Cox Communications wishes to be freed from earlier MVNO agreement with Sprint
It seems like there is some development to the ongoing case between Cox Communications and T-Mobile. As reported by Fierce Wireless, the two had some oral arguments in the Delaware Supreme Court this week.
For some time now, Cox Communications has been planning to start offering wireless service as an MVNO. The only thing that has been stopping them from doing this is the ongoing legal battle it has with T-Mobile. This is because Cox had a legal settlement agreement with Sprint in 2017 that it would go into a provider agreement with the latter if it would offer mobile wireless services. There would be “mutually agreed” terms between the two.
When T-Mobile acquired Sprint in April 2020, Cox also started a request for proposal from wholesale wireless providers. T-Mo and Verizon both submitted proposals, to which Cox started negotiating with T-Mobile. This, however, did not materialize because Cox did not agree to the wholesale prices demanded by T-Mo. Instead, Cox’s executive team signed a contract with Verizon as its MVNO partner on January 16, 2021. The plan was to launch the new service in three markets on October 15, 2021.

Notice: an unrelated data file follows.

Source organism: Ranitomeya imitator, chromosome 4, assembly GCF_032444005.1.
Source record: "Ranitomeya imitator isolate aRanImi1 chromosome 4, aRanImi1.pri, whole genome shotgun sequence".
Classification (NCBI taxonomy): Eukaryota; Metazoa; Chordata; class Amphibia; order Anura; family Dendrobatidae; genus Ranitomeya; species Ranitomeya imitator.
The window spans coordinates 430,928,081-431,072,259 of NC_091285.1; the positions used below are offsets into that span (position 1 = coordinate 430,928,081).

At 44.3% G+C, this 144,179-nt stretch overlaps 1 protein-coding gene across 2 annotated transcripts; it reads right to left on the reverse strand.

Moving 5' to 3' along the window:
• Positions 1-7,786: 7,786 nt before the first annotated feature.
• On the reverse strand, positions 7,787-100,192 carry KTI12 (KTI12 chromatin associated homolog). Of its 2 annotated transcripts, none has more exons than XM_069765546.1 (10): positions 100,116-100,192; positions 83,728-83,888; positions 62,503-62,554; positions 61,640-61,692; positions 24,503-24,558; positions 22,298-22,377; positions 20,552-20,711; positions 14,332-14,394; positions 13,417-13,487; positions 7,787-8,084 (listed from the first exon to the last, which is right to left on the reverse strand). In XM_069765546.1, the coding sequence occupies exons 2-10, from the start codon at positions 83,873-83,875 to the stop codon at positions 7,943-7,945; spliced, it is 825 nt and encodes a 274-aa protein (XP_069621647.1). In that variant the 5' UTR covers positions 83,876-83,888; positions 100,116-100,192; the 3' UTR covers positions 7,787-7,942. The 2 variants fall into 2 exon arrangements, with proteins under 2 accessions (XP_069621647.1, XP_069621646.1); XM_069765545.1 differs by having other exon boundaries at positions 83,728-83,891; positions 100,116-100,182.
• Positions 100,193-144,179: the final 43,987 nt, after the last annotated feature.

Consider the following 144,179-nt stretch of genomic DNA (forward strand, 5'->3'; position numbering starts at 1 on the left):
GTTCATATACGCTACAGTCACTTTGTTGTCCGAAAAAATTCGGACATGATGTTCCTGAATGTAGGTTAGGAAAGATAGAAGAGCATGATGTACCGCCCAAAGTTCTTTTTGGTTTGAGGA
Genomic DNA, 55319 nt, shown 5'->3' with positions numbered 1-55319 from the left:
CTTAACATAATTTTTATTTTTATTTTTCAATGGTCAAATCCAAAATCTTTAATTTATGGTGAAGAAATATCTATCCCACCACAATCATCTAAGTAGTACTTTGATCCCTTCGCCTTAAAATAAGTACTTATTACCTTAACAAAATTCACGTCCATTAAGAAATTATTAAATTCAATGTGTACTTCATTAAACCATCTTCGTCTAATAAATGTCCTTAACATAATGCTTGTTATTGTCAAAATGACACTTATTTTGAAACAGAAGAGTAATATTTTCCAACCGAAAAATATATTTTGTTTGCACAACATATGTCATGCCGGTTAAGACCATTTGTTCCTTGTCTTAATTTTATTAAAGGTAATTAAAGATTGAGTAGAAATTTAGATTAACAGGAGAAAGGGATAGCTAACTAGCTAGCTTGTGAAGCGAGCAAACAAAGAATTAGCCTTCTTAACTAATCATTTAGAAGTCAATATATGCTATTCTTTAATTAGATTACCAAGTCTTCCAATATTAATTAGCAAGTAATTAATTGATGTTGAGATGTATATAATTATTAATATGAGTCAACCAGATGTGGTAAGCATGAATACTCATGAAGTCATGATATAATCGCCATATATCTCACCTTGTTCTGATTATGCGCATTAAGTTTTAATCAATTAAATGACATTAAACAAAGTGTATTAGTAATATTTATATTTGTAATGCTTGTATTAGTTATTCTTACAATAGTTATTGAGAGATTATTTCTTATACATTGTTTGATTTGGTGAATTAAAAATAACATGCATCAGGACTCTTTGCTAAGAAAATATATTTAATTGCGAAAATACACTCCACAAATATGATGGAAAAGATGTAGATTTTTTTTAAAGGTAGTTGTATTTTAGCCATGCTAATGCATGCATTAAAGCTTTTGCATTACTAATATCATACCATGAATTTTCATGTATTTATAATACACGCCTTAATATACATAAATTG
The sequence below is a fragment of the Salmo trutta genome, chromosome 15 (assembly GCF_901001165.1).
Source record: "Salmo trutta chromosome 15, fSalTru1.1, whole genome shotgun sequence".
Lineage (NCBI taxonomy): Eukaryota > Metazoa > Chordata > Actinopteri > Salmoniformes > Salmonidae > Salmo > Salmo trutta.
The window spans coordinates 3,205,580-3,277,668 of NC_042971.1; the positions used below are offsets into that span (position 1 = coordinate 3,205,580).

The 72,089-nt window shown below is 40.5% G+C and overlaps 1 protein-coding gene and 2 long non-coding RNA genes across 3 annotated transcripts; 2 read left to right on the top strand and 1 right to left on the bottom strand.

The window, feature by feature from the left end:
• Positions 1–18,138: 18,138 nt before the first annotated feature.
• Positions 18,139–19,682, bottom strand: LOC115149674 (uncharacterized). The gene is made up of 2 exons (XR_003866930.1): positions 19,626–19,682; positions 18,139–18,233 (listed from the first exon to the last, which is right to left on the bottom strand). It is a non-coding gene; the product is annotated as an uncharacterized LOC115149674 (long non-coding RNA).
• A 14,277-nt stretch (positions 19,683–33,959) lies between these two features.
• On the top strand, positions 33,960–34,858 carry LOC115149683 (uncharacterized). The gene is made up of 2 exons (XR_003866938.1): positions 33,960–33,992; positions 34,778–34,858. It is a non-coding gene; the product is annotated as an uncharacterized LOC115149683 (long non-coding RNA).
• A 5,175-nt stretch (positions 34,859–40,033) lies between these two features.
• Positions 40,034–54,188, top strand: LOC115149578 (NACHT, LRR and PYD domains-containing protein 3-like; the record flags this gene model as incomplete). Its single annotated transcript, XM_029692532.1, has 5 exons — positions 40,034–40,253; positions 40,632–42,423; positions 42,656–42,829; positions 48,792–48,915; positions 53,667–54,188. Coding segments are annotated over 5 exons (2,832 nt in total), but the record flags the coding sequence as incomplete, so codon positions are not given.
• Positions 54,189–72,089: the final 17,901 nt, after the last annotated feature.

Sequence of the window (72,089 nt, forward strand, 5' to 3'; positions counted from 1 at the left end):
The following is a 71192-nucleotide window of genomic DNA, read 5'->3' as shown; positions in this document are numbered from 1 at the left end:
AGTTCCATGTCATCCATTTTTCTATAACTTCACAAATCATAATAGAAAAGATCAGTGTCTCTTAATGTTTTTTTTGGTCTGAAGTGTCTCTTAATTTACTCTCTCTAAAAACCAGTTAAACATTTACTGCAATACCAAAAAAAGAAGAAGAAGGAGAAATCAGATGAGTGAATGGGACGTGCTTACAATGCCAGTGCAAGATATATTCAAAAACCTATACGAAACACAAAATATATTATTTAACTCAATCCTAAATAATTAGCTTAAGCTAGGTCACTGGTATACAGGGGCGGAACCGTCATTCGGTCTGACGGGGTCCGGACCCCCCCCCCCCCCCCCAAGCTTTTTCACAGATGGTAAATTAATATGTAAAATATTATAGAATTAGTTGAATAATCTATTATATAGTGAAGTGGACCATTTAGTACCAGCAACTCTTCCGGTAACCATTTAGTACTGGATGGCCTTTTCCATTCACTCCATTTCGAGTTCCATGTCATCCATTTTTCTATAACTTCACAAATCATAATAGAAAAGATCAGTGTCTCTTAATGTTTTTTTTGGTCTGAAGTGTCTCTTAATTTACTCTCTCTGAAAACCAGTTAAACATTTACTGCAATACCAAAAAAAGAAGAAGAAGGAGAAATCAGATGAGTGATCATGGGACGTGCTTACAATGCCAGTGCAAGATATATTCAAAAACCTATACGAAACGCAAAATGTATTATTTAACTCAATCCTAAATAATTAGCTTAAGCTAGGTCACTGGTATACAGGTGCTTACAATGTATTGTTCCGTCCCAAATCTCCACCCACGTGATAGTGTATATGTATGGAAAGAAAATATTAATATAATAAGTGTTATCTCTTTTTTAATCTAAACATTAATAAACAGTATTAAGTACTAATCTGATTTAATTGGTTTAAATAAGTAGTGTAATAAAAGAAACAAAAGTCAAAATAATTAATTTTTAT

T-Mobile, however, filed a case claiming that Cox was in breach of contract. It argued in front of the Delaware Court of Chancery that Cox needed to work with T-Mobile. The court ruled in T-Mobile’s favor.
This led Cox to take the case to the Delaware Supreme Court, where it asked to be off the hook from the contract with T-Mobile.
“The total cost of Verizon’s proposal was $90 million less than T-Mobile’s ($203 million versus $293 million) and 9% below Cox’s business case, while T-Mobile’s proposal was 32% above it.”
T-Mobile argued this and stated:
“The Settlement provides that, ‘[b]efore Cox…begins providing’ service as an MVNO, Cox ‘will enter into a definitive MVNO agreement with Sprint on terms to be mutually agreed.’ The court appropriately found that language means what it says: that while Cox is not obligated to begin providing services as an MVNO, if it wishes to do so, it must enter an MVNO agreement with Sprint.’
According to T-Mobile, they are the lawful successors to Sprint. And abiding by this agreement in the first place, they have inherited the settlement agreement terms that Cox made with Sprint in 2017.
A ruling has not yet been made.
Source: Fierce Wireless